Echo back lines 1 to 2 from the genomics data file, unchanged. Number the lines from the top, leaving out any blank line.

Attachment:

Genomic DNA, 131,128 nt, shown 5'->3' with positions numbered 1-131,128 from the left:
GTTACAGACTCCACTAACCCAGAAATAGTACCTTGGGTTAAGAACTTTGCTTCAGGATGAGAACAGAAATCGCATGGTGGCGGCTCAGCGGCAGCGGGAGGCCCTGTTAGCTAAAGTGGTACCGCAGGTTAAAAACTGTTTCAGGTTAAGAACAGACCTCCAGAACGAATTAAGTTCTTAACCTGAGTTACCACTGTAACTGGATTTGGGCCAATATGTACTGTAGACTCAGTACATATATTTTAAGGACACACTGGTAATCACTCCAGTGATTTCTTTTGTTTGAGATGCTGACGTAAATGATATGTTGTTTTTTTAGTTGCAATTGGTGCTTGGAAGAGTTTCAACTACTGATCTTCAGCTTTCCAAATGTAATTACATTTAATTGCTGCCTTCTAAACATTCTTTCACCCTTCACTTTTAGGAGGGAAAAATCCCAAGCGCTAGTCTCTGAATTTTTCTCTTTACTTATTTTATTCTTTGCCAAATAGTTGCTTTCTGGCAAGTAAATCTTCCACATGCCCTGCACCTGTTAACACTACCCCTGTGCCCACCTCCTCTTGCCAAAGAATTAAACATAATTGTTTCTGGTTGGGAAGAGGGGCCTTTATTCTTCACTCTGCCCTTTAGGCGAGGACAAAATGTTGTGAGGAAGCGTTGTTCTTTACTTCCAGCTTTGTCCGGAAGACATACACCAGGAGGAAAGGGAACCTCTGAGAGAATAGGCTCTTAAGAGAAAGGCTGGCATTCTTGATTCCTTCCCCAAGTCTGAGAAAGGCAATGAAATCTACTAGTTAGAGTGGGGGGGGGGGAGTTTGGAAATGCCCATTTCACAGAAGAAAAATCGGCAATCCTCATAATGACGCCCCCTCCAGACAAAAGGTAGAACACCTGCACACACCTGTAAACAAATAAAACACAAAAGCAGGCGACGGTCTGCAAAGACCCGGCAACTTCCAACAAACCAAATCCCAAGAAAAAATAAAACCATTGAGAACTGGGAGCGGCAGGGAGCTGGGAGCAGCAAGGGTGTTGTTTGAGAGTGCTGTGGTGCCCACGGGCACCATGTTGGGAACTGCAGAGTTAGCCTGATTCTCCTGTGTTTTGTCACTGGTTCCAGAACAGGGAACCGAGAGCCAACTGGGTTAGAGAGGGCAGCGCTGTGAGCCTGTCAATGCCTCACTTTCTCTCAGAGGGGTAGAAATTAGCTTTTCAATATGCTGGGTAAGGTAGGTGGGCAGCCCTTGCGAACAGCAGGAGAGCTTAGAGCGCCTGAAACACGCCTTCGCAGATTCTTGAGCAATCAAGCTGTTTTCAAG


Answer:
Genomic DNA, 131,128 nt, shown 5'->3' with positions numbered 1-131,128 from the left:
GTTACAGACTCCACTAACCCAGAAATAGTACCTTGGGTTAAGAACTTTGCTTCAGGATGAGAACAGAAATCGCATGGTGGCGGCTCAGCGGCAGCGGGAGGCCCTGTTAGCTAAAGTGGTACCGCAGGTTAAAAACTGTTTCAGGTTAAGAACAGACCTCCAGAACGAATTAAGTTCTTAACCTGAGTTACCACTGTAACTGGATTTGGGCCAATATGTACTGTAGACTCAGTACATATATTTTAAGGACACACTGGTAATCACTCCAGTGATTTCTTTTGTTTGAGATGCTGACGTAAATGATATGTTGTTTTTTTAGTTGCAATTGGTGCTTGGAAGAGTTTCAACTACTGATCTTCAGCTTTCCAAATGTAATTACATTTAATTGCTGCCTTCTAAACATTCTTTCACCCTTCACTTTTAGGAGGGAAAAATCCCAAGCGCTAGTCTCTGAATTTTTCTCTTTACTTATTTTATTCTTTGCCAAATAGTTGCTTTCTGGCAAGTAAATCTTCCACATGCCCTGCACCTGTTAACACTACCCCTGTGCCCACCTCCTCTTGCCAAAGAATTAAACATAATTGTTTCTGGTTGGGAAGAGGGGCCTTTATTCTTCACTCTGCCCTTTAGGCGAGGACAAAATGTTGTGAGGAAGCGTTGTTCTTTACTTCCAGCTTTGTCCGGAAGACATACACCAGGAGGAAAGGGAACCTCTGAGAGAATAGGCTCTTAAGAGAAAGGCTGGCATTCTTGATTCCTTCCCCAAGTCTGAGAAAGGCAATGAAATCTACTAGTTAGAGTGGGGGGGGGGGAGTTTGGAAATGCCCATTTCACAGAAGAAAAATCGGCAATCCTCATAATGACGCCCCCTCCAGACAAAAGGTAGAACACCTGCACACACCTGTAAACAAATAAAACACAAAAGCAGGCGACGGTCTGCAAAGACCCGGCAACTTCCAACAAACCAAATCCCAAGAAAAAATAAAACCATTGAGAACTGGGAGCGGCAGGGAGCTGGGAGCAGCAAGGGTGTTGTTTGAGAGTGCTGTGGTGCCCACGGGCACCATGTTGGGAACTGCAGAGTTAGCCTGATTCTCCTGTGTTTTGTCACTGGTTCCAGAACAGGGAACCGAGAGCCAACTGGGTTAGAGAGGGCAGCGCTGTGAGCCTGTCAATGCCTCACTTTCTCTCAGAGGGGTAGAAATTAGCTTTTCAATATGCTGGGTAAGGTAGGTGGGCAGCCCTTGCGAACAGCAGGAGAGCTTAGAGCGCCTGAAACACGCCTTCGCAGATTCTTGAGCAATCAAGCTGTTTTCAAG